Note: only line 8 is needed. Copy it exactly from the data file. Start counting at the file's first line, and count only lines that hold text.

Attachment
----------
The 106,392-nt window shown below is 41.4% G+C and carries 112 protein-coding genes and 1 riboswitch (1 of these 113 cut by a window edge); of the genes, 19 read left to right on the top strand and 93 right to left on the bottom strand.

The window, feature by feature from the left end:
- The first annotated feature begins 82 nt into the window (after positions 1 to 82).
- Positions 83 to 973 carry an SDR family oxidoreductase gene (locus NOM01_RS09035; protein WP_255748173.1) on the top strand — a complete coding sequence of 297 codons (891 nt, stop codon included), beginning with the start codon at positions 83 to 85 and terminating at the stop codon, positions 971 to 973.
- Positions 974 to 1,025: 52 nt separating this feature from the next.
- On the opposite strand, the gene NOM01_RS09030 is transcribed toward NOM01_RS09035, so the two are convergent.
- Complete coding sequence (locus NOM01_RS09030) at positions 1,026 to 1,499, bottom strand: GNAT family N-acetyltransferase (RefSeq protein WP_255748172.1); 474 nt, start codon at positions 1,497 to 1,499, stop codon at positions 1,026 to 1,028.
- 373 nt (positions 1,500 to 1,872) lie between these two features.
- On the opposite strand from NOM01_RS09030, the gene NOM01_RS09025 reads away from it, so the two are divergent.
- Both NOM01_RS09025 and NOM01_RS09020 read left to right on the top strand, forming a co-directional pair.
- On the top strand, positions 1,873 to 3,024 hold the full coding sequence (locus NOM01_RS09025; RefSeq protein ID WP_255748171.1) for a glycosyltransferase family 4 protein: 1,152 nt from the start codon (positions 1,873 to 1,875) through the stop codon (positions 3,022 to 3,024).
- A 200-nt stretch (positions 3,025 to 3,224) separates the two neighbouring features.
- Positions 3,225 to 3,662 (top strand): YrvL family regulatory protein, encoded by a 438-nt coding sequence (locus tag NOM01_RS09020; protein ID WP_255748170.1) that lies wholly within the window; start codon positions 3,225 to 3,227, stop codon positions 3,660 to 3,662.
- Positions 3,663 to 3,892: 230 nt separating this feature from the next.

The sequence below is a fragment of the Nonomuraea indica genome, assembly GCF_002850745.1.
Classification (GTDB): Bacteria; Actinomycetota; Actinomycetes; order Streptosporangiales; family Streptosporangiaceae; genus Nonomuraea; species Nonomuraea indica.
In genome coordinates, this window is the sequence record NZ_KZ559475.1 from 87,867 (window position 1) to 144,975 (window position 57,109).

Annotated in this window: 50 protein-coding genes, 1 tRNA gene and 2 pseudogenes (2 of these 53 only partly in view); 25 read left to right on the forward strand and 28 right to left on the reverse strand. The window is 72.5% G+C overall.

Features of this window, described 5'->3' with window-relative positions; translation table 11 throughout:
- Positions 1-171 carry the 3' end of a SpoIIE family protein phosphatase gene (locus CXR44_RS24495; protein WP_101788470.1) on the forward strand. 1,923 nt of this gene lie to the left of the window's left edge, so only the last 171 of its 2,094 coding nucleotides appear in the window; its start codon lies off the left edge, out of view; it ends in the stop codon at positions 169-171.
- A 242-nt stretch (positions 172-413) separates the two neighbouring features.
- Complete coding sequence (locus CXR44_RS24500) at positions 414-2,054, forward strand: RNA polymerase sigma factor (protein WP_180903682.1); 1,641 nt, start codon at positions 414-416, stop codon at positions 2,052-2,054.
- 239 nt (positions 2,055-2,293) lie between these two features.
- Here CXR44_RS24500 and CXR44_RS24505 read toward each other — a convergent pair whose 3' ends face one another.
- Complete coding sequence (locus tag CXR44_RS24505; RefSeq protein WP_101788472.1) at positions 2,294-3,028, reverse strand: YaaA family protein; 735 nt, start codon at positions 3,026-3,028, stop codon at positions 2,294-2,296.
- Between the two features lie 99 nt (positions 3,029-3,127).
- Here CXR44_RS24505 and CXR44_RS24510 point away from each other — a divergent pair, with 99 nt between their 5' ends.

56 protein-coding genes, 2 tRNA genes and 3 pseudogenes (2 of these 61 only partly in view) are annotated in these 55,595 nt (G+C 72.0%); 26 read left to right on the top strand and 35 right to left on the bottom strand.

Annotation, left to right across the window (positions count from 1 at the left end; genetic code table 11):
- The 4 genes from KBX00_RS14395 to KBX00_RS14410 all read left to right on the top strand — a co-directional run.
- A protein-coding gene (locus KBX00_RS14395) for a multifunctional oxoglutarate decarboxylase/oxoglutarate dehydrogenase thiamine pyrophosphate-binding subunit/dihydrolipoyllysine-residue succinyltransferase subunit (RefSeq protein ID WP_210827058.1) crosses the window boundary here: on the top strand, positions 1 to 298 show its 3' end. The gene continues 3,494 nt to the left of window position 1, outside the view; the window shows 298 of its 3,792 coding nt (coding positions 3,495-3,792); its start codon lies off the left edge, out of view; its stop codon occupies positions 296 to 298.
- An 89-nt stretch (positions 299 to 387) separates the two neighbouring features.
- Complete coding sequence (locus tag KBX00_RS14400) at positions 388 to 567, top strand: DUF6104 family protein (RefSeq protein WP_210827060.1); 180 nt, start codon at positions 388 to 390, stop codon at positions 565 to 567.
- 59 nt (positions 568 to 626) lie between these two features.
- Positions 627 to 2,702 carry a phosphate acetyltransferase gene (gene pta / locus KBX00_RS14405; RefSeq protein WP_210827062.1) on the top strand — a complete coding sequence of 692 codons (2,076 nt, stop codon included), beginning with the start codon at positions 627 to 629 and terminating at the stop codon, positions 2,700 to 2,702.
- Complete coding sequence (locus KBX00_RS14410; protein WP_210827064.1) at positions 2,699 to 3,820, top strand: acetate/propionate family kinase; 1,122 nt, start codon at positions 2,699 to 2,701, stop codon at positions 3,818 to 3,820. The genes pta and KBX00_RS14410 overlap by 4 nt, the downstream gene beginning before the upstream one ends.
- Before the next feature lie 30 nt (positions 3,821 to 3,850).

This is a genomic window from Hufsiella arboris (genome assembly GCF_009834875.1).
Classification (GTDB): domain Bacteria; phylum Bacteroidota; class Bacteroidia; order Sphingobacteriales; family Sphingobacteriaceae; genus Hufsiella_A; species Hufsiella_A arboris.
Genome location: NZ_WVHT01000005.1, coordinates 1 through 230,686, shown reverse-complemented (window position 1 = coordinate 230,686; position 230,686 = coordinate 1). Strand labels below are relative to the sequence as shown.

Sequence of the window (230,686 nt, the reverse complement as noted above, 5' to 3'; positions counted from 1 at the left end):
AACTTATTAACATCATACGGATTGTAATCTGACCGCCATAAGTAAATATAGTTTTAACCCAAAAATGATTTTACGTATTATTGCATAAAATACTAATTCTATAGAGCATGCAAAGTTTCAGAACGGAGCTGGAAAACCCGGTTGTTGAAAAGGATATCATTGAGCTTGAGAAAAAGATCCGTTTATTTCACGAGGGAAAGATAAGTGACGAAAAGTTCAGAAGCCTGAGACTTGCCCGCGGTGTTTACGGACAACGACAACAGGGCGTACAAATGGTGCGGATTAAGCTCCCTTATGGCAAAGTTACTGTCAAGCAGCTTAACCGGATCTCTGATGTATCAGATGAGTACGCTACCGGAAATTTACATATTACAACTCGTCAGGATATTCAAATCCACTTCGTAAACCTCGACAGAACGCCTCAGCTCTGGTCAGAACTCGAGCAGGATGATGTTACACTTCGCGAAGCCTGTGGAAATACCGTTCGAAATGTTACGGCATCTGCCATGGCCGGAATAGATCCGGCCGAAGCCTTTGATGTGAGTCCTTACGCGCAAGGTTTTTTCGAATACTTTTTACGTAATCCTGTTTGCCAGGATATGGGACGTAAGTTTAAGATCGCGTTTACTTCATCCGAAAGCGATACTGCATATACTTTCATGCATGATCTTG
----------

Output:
- 373 nt (positions 1,500 to 1,872) lie between these two features.